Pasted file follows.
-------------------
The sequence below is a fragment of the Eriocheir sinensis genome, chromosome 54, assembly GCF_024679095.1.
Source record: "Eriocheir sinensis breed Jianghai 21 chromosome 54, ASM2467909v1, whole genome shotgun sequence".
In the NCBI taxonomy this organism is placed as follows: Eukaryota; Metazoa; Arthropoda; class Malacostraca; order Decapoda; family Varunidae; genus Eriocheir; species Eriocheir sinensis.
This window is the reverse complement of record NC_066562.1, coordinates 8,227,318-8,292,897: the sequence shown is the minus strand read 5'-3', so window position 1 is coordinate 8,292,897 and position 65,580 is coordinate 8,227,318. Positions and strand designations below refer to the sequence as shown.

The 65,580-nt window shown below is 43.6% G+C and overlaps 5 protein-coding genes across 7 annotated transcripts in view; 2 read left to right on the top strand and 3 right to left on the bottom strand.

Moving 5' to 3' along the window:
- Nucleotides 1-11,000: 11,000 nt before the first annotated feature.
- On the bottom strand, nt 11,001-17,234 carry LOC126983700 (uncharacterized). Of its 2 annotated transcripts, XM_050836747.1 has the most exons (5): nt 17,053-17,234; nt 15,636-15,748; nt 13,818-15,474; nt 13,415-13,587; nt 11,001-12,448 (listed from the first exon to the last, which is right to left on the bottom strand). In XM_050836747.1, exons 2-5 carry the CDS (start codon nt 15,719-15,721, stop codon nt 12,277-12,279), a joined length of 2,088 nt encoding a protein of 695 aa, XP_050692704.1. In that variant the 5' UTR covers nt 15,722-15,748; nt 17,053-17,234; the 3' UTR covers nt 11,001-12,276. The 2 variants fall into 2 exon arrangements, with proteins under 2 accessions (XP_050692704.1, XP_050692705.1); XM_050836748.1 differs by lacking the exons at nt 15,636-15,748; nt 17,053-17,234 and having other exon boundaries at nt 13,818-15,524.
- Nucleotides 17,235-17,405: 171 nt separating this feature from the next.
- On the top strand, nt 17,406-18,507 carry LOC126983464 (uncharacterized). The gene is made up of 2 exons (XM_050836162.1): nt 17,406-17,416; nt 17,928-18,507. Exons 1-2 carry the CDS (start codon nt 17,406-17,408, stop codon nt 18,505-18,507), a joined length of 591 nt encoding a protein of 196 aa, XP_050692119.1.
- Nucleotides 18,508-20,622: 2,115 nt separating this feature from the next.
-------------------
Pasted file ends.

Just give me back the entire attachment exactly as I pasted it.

The sequence below is a fragment of the Eriocheir sinensis genome, chromosome 54, assembly GCF_024679095.1.
Source record: "Eriocheir sinensis breed Jianghai 21 chromosome 54, ASM2467909v1, whole genome shotgun sequence".
In the NCBI taxonomy this organism is placed as follows: Eukaryota; Metazoa; Arthropoda; class Malacostraca; order Decapoda; family Varunidae; genus Eriocheir; species Eriocheir sinensis.
This window is the reverse complement of record NC_066562.1, coordinates 8,227,318-8,292,897: the sequence shown is the minus strand read 5'-3', so window position 1 is coordinate 8,292,897 and position 65,580 is coordinate 8,227,318. Positions and strand designations below refer to the sequence as shown.

The 65,580-nt window shown below is 43.6% G+C and overlaps 5 protein-coding genes across 7 annotated transcripts in view; 2 read left to right on the top strand and 3 right to left on the bottom strand.

Moving 5' to 3' along the window:
- Nucleotides 1-11,000: 11,000 nt before the first annotated feature.
- On the bottom strand, nt 11,001-17,234 carry LOC126983700 (uncharacterized). Of its 2 annotated transcripts, XM_050836747.1 has the most exons (5): nt 17,053-17,234; nt 15,636-15,748; nt 13,818-15,474; nt 13,415-13,587; nt 11,001-12,448 (listed from the first exon to the last, which is right to left on the bottom strand). In XM_050836747.1, exons 2-5 carry the CDS (start codon nt 15,719-15,721, stop codon nt 12,277-12,279), a joined length of 2,088 nt encoding a protein of 695 aa, XP_050692704.1. In that variant the 5' UTR covers nt 15,722-15,748; nt 17,053-17,234; the 3' UTR covers nt 11,001-12,276. The 2 variants fall into 2 exon arrangements, with proteins under 2 accessions (XP_050692704.1, XP_050692705.1); XM_050836748.1 differs by lacking the exons at nt 15,636-15,748; nt 17,053-17,234 and having other exon boundaries at nt 13,818-15,524.
- Nucleotides 17,235-17,405: 171 nt separating this feature from the next.
- On the top strand, nt 17,406-18,507 carry LOC126983464 (uncharacterized). The gene is made up of 2 exons (XM_050836162.1): nt 17,406-17,416; nt 17,928-18,507. Exons 1-2 carry the CDS (start codon nt 17,406-17,408, stop codon nt 18,505-18,507), a joined length of 591 nt encoding a protein of 196 aa, XP_050692119.1.
- Nucleotides 18,508-20,622: 2,115 nt separating this feature from the next.